The Hot Zone
China's newly announced air defense identification zone over the East China Sea aims to shore up national security
Current Issue
· Table of Contents
· Editor's Desk
· Previous Issues
· Subscribe to Mag
Subscribe Now >>
Expert's View
Market Watch
North American Report
Government Documents
Expat's Eye
Photo Gallery
Reader's Service
Learning with
'Beijing Review'
E-mail us
RSS Feeds
PDF Edition
Reader's Letters
Make Beijing Review your homepage
Hot Links

cheap eyeglasses
Market Avenue

Xinjiang to Grow Fast
Special> Xinjiang to Grow Fast
UPDATED: June 8, 2009 NO. 23 JUNE 11, 2009
Roaring On
The economy of Xinjiang basks in the glow of an industrial diversification campaign


URBAN HARMONY: Xinjiang is seeking to improve its urban layout through energy conservation, infrastructure improvements and ecological advances 

Wandering through the broad streets of Urumqi, the capital city of the far-flung and sparsely-populated Xinjiang Uygur Autonomous Region, a mixture of onrushing modernity and lingering Islamic exoticism is everywhere to be felt. A gleaming new airport terminal and towering apartment complexes are proof of the benefits that have trickled down to the region from years of torrid economic growth. For centuries, the city was a prominent fulcrum on the Silk Road, an ancient trade route linking China and the Western world. Today, it is reclaiming its place as a boomtown at the heart of Eurasia.

While coastal China owes its prosperity to a roaring export machine, Xinjiang's economic miracle is due more to oil. Drilling derricks punctuate every kilometer of its vast desert and snow-capped mountains for rapid extraction of the oil resources that account for around 30 percent of the country's total onshore reserves. Moreover, the buoyant petroleum economy has made it a magnet for numerous investors from home and abroad.

Yet as Xinjiang steps onto the world economic stage, one concern looms above all others-it simply cannot keep its economy afloat on an endless supply of oil resources. The sweeping financial crisis has provided a pyrotechnic demonstration of how vulnerable a resource-dependent economy can be. As the deep downturn sent global oil demand plunging, the crude oil output of the region dropped 10 percent year on year in the first quarter, according to data from the Xinjiang Uygur Autonomous Region Development and Reform Commission. The energy crimp is draining life from the growth engine, though the more insular economy has largely held up.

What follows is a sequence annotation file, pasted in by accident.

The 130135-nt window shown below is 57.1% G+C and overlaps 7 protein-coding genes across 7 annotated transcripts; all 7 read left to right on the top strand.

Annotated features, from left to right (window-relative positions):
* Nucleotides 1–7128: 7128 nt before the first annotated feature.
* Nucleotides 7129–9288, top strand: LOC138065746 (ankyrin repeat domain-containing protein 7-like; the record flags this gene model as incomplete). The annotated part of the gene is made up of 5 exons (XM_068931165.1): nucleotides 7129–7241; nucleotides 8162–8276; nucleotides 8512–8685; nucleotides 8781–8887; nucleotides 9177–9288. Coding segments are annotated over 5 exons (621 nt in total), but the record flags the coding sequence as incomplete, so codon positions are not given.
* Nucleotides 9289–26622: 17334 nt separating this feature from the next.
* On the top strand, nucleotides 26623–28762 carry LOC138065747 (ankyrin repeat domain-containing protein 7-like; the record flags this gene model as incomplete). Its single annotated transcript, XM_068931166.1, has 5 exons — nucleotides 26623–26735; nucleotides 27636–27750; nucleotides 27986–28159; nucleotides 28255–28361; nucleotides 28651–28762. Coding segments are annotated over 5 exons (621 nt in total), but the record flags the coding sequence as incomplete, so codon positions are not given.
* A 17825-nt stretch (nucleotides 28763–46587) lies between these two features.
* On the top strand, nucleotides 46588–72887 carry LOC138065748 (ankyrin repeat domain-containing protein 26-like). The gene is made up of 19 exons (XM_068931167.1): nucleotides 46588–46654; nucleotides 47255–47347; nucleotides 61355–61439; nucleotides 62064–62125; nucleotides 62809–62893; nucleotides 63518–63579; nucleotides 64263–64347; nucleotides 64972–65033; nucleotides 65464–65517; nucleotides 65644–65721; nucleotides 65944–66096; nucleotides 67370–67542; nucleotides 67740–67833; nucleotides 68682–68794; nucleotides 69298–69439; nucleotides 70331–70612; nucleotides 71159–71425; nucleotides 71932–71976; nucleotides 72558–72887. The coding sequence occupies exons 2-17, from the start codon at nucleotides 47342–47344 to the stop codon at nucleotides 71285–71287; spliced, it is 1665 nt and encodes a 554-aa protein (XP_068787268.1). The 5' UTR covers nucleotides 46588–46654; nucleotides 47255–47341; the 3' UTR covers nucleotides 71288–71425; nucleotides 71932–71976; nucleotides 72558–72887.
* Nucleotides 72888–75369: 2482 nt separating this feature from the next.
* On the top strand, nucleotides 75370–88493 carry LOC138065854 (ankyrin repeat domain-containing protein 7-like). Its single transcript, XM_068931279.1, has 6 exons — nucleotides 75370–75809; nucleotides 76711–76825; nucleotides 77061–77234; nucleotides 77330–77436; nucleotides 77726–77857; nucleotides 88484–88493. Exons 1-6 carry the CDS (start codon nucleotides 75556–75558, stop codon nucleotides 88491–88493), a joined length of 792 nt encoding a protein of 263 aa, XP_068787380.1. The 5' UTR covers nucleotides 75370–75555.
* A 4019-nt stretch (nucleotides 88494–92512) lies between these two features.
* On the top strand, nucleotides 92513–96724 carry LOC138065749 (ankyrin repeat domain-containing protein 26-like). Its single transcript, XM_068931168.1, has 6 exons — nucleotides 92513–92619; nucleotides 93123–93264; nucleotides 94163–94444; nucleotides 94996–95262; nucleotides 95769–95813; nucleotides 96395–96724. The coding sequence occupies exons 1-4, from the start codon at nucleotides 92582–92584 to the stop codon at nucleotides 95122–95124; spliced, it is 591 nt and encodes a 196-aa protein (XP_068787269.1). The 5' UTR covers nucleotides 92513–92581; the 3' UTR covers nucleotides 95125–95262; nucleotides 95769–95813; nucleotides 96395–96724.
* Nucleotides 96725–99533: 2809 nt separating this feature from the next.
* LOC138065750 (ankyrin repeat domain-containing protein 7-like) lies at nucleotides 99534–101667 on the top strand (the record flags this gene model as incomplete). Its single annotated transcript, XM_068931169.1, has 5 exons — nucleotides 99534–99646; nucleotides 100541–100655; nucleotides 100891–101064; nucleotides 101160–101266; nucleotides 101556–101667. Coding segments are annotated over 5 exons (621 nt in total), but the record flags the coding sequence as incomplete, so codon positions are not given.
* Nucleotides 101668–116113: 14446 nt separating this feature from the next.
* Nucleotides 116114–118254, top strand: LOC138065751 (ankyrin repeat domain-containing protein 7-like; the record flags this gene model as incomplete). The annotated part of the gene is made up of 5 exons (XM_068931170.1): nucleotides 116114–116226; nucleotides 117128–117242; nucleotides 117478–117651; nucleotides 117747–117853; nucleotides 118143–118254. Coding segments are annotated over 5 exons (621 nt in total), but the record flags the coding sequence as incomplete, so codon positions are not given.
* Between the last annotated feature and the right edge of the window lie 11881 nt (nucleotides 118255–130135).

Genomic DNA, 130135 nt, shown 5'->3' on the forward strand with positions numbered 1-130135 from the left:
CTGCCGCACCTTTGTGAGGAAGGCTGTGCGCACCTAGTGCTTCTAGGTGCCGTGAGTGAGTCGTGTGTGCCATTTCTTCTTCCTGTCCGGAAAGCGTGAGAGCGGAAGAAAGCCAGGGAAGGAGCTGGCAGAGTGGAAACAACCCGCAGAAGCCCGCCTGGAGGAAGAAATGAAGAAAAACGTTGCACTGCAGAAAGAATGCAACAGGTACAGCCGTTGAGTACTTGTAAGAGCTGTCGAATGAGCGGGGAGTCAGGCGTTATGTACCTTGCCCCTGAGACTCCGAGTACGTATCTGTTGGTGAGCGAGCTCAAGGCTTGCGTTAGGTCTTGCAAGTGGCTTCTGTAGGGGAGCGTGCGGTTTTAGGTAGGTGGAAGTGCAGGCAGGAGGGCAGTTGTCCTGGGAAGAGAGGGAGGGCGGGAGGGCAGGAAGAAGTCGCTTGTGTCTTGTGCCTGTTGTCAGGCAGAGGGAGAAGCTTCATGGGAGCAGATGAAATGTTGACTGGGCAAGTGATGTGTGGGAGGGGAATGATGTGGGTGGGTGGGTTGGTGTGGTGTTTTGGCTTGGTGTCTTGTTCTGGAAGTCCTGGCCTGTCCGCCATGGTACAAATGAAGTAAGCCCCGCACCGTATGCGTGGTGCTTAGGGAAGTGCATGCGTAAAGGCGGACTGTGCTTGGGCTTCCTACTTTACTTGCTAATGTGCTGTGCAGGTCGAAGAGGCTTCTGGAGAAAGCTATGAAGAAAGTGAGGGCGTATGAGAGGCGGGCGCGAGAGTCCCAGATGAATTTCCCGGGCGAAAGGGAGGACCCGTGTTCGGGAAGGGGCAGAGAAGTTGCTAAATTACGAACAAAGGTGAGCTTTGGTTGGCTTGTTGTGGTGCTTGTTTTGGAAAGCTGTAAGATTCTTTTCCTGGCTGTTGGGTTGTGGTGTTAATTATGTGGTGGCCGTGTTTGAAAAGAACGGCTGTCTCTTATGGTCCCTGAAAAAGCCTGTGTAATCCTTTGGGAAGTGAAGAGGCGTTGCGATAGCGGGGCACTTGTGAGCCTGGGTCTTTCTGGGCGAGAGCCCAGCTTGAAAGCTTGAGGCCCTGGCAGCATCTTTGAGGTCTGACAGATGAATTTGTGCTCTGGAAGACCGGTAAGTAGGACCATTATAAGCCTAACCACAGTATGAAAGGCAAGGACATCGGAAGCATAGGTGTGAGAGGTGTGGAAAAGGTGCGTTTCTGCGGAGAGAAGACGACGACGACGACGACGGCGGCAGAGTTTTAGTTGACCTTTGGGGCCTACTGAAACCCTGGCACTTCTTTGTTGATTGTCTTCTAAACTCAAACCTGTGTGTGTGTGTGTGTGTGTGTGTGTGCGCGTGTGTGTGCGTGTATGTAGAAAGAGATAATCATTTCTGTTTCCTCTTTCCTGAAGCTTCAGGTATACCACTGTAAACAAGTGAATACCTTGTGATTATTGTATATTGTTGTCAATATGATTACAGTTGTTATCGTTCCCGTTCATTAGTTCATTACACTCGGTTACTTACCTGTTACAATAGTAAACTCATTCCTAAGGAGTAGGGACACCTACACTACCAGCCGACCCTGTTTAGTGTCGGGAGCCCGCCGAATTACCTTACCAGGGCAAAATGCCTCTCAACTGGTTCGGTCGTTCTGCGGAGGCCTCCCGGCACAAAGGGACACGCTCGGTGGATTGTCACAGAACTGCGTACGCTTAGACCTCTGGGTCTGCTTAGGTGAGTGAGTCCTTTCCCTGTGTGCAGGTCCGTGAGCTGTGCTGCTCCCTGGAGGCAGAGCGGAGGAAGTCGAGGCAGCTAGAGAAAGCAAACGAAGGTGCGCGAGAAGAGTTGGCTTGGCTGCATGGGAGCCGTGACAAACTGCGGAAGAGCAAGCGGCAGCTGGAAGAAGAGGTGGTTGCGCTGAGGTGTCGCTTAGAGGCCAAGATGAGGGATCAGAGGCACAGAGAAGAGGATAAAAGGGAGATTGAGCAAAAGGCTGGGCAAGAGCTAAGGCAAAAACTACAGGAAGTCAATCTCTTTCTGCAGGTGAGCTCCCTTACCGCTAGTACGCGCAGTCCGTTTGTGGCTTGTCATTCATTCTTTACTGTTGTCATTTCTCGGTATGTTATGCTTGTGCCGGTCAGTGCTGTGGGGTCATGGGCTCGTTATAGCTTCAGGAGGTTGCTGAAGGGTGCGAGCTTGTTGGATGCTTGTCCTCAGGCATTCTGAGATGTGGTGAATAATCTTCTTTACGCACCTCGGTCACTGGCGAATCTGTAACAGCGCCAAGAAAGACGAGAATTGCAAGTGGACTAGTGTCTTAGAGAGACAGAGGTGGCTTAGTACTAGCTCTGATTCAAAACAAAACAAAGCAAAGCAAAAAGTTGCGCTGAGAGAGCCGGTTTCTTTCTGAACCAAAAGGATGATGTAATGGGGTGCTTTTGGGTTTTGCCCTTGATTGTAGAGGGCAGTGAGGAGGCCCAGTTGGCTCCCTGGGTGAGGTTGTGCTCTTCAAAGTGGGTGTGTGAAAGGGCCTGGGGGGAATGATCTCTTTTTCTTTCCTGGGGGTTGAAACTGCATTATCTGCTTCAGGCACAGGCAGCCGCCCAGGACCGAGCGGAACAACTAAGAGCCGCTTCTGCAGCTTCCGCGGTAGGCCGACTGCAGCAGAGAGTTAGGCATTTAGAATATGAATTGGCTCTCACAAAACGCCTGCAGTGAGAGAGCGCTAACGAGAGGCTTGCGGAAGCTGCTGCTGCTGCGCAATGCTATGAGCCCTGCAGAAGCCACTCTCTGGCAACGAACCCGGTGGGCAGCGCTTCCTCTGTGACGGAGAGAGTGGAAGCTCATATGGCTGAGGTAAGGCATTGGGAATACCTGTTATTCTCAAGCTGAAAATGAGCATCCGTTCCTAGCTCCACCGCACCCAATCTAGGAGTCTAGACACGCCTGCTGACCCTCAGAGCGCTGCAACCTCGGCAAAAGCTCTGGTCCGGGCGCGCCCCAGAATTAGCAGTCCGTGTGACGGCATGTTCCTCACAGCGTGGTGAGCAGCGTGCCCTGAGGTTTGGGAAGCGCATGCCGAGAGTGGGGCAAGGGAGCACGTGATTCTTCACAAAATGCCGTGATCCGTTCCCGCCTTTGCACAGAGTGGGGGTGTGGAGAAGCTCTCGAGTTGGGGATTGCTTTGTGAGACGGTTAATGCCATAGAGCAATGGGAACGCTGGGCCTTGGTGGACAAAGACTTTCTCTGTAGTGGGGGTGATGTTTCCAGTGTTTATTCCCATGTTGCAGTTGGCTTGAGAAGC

RIDING THE WIND: The rich wind resources of Xinjiang are adding fuel to the country's push into clean and renewable energies (JIANG XIAOYING)

A glimmer of hope comes from the non-oil sectors that are cushioning the fall. In the first quarter, the added value generated by non-oil enterprises above designated size (annual sales revenue of 5 million yuan or $732,000) soared 10 percent over one year earlier, in defiance of the entrenched gloom.

1   2   3   Next  

Top Story
-Protecting Ocean Rights
-Partners in Defense
-Fighting HIV+'s Stigma
-HIV: Privacy VS. Protection
-Setting the Tone
Most Popular
About BEIJINGREVIEW | About beijingreview.com | Rss Feeds | Contact us | Advertising | Subscribe & Service | Make Beijing Review your homepage
Copyright Beijing Review All right reserved